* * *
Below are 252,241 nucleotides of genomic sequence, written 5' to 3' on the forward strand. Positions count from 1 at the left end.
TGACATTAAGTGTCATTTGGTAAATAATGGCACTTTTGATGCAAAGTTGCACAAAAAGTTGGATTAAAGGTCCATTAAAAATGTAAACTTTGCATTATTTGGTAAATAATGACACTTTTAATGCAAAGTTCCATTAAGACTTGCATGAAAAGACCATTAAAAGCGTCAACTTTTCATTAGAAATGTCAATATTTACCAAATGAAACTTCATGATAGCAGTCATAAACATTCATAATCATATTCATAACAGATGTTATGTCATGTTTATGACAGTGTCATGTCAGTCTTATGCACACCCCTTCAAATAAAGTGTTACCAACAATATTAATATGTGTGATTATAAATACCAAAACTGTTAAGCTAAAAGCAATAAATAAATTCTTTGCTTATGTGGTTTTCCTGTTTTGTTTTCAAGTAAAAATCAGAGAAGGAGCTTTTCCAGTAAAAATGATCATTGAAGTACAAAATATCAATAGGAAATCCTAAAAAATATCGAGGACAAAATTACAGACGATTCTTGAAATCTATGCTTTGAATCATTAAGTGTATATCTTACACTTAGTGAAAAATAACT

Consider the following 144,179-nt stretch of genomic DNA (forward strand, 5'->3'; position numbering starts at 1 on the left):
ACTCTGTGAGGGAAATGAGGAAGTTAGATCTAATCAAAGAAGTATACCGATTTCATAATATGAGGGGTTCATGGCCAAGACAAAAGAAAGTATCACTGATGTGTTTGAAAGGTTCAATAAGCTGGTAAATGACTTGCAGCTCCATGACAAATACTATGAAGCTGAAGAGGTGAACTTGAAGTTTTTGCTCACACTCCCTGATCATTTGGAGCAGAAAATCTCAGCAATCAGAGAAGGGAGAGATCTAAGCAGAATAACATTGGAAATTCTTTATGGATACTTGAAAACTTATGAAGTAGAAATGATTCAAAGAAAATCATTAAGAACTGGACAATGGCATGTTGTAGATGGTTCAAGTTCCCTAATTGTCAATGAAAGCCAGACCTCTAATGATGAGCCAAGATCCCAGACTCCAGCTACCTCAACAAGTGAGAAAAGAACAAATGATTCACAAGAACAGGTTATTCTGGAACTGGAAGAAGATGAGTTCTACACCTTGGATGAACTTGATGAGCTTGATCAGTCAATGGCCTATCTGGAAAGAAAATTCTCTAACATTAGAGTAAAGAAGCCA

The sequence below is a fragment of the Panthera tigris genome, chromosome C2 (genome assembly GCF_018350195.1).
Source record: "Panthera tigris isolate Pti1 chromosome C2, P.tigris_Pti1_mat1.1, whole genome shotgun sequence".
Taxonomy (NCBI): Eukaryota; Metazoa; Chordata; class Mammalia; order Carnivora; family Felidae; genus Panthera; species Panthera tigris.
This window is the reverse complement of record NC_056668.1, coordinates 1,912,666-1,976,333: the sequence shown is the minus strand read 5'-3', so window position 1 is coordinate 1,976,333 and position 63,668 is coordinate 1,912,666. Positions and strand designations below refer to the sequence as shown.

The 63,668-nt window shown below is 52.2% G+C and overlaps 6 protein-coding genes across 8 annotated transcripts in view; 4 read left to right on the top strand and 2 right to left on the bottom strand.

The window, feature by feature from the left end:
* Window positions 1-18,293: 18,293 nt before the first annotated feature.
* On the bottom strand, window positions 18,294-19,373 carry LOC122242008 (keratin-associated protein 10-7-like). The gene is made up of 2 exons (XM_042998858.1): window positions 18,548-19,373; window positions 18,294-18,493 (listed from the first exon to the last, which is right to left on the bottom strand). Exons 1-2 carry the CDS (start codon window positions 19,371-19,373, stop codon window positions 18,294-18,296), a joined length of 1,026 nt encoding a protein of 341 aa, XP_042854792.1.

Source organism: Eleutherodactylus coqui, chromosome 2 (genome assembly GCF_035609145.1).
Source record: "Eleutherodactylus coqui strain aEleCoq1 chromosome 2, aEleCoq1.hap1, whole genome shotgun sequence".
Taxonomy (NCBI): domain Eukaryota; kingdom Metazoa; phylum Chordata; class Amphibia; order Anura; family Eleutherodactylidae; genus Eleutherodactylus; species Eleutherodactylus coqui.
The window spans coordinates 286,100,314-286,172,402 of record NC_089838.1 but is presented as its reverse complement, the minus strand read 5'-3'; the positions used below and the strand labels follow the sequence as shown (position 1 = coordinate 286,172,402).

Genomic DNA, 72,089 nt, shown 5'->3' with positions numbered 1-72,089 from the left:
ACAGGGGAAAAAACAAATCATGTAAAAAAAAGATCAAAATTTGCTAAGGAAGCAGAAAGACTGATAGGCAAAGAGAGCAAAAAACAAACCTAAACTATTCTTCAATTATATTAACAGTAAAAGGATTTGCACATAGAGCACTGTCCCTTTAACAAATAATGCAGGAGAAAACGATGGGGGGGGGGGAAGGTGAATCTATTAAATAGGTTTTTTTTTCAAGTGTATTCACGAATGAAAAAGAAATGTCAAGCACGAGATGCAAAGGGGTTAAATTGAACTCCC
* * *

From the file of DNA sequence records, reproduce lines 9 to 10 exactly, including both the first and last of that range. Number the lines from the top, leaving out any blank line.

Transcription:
The 63,668-nt window shown below is 52.2% G+C and overlaps 6 protein-coding genes across 8 annotated transcripts in view; 4 read left to right on the top strand and 2 right to left on the bottom strand.

The window, feature by feature from the left end: